[Haskell-cafe] type classes and logic

Patrick Browne patrick.browne at dit.ie
Fri Aug 27 18:50:46 EDT 2010

Thanks for your very useful reply.
Does the EQ example below not talk about inhabited types as proofs.


Sebastian Fischer wrote:
>>> If we find a value for a type that is a proof that a type exists (it is
>>> inhabited) that is a member of the class

>> I don't understand the above statement. The "inhabitedness" of a type
>> does not tell us anything about which classes it belongs to. Instance
>> declarations do.

The EQ example following is from:

A type class in Haskell is a proposition about a type.

class Eq a where
    (==) :: a -> a -> Bool
    (/=) :: a -> a -> Bool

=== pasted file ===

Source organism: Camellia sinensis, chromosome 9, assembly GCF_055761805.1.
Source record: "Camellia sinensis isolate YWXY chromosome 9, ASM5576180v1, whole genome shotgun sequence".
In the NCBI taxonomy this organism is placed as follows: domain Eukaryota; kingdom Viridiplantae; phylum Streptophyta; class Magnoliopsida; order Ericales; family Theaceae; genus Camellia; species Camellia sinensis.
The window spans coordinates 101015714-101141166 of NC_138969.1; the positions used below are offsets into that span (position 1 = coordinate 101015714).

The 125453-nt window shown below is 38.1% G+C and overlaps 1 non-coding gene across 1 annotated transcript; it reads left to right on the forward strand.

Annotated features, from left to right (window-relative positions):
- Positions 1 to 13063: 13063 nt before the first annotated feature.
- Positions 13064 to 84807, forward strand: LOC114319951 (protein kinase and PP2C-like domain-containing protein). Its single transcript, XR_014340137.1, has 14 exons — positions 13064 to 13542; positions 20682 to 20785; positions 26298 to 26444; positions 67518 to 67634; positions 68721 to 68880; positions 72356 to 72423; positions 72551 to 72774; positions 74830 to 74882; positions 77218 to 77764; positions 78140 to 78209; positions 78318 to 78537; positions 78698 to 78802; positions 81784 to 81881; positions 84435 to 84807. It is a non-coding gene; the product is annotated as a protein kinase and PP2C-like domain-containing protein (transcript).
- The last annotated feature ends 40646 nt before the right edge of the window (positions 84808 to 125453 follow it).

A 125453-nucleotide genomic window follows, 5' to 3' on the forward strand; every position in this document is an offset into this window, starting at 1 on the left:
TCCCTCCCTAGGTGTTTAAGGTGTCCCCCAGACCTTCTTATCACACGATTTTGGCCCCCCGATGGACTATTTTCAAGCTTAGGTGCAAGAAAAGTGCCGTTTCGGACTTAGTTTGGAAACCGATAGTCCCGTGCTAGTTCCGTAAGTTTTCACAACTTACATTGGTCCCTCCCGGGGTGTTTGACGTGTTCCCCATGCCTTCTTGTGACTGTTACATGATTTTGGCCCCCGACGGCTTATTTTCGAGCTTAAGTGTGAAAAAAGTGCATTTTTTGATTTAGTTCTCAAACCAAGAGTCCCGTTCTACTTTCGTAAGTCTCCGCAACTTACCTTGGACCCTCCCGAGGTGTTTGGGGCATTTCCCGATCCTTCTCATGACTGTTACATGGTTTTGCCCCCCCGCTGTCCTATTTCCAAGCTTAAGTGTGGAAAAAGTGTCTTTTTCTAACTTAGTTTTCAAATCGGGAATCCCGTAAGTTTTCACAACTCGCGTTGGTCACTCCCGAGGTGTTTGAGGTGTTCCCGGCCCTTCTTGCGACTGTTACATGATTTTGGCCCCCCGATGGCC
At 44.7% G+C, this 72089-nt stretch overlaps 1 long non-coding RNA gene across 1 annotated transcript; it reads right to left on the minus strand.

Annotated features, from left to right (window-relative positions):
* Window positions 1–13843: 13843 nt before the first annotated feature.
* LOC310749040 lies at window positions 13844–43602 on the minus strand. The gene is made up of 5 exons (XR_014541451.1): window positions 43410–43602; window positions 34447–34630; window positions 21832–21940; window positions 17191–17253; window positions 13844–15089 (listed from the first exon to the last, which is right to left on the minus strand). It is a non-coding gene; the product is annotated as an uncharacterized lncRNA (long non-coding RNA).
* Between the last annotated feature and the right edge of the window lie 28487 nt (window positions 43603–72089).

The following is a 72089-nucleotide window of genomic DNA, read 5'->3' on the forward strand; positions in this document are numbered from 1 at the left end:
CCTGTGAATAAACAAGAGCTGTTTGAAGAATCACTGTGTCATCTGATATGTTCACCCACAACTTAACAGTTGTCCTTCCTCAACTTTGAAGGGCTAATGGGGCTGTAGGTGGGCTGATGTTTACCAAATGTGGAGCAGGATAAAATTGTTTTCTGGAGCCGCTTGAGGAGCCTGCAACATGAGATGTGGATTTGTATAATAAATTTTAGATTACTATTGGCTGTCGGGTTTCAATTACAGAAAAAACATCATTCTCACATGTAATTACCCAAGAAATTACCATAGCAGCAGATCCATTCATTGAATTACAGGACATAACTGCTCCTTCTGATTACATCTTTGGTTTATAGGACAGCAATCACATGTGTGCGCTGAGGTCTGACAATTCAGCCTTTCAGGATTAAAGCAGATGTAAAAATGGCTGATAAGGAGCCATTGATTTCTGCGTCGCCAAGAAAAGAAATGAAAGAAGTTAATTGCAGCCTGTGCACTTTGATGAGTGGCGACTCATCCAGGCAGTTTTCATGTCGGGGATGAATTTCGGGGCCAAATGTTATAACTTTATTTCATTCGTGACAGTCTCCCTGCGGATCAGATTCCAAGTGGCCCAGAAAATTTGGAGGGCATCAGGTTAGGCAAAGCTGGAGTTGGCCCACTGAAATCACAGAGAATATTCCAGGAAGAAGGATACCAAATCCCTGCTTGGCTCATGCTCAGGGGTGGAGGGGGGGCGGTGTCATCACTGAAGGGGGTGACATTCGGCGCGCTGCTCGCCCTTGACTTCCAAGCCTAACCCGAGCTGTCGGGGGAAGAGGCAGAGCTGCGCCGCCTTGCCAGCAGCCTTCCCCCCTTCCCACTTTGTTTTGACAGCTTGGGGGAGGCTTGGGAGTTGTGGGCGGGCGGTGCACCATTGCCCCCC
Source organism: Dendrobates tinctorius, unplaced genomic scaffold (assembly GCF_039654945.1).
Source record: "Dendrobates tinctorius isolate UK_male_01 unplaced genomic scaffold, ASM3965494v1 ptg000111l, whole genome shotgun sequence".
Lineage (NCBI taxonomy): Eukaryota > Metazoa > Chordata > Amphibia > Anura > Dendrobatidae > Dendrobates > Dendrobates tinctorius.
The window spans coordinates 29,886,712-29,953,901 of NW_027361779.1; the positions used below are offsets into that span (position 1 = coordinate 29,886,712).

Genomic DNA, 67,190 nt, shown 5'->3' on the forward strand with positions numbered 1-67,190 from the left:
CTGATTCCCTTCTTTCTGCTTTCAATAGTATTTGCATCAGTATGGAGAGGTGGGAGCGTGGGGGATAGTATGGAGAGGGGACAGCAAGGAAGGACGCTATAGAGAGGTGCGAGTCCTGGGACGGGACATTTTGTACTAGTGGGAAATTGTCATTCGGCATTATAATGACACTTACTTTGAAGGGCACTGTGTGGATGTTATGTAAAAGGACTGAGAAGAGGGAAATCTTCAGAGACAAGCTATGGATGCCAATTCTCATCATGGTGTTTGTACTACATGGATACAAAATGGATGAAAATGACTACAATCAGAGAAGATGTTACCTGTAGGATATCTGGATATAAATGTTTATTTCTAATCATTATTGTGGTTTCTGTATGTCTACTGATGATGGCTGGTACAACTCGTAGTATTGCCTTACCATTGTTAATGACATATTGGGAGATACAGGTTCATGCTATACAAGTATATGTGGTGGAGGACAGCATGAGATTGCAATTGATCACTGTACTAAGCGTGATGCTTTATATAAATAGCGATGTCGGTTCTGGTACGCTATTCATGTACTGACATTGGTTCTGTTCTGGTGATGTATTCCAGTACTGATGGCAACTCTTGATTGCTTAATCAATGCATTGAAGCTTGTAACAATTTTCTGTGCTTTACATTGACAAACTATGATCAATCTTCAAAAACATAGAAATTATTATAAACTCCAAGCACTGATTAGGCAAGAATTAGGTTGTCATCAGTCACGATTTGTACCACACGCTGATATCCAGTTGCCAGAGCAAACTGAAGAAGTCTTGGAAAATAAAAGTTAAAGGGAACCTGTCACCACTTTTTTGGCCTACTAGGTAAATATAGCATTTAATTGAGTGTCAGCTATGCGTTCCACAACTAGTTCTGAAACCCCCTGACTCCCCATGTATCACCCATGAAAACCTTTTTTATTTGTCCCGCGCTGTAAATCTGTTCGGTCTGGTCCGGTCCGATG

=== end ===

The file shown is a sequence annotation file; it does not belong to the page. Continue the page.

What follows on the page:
means, logically, there is a type a for which the type a -> a -> Bool is
inhabited, or, from a it can be proved that a -> a -> Bool (the class
promises two different proofs for this, having names == and /=). This
proposition is of existential nature. A proof for this proposition (that
there is a type that conforms to the specification) is (obviously) a set
of proofs of the advertised proposition (an implementation), by an
instance declaration:

instance Eq Bool where
    True  == True  = True
    False == False = True
    _     == _     = False

(/=) a b = not (a == b)

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